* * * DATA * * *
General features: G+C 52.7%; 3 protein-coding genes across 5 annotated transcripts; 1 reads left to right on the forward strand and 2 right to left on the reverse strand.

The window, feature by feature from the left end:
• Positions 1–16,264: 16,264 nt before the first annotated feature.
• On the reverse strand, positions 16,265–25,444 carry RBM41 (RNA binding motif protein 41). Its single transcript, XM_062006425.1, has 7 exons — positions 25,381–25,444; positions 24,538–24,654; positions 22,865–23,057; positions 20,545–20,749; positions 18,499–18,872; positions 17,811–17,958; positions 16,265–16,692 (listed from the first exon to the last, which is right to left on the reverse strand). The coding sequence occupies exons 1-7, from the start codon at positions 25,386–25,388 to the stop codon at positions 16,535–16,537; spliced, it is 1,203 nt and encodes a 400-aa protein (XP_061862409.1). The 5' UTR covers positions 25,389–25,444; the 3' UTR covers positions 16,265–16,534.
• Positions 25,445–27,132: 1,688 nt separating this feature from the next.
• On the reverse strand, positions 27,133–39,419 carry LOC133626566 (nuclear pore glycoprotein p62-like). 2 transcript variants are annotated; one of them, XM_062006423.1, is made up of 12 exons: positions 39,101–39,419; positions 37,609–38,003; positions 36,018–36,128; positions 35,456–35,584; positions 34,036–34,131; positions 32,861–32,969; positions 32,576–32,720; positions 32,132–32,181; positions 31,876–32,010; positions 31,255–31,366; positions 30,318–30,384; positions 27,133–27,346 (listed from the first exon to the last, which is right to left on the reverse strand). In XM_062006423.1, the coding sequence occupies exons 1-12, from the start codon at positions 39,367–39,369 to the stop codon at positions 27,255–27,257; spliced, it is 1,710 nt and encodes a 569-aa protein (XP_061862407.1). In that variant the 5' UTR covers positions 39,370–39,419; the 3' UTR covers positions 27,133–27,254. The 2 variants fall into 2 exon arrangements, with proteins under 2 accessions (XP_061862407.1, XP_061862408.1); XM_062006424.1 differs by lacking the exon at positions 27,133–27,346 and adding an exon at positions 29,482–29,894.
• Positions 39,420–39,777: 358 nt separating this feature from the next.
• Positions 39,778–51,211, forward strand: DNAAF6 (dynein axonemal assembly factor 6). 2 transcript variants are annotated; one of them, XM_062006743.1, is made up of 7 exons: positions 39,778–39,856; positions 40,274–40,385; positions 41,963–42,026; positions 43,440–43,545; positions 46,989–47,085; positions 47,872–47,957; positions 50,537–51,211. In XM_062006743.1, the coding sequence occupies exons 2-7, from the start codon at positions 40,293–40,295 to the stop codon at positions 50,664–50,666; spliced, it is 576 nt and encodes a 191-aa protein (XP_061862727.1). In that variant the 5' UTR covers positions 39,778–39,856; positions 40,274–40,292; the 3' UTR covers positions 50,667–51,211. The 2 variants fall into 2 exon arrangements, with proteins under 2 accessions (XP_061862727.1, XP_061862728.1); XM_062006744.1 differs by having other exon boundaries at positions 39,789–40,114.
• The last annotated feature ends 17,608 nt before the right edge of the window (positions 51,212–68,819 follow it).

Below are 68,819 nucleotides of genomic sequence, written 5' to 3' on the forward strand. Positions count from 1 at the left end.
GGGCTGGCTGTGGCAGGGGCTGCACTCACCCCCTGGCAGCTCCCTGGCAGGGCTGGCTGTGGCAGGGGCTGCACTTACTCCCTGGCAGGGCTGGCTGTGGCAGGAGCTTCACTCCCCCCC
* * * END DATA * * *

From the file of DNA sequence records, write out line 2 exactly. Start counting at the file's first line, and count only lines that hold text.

The window, feature by feature from the left end: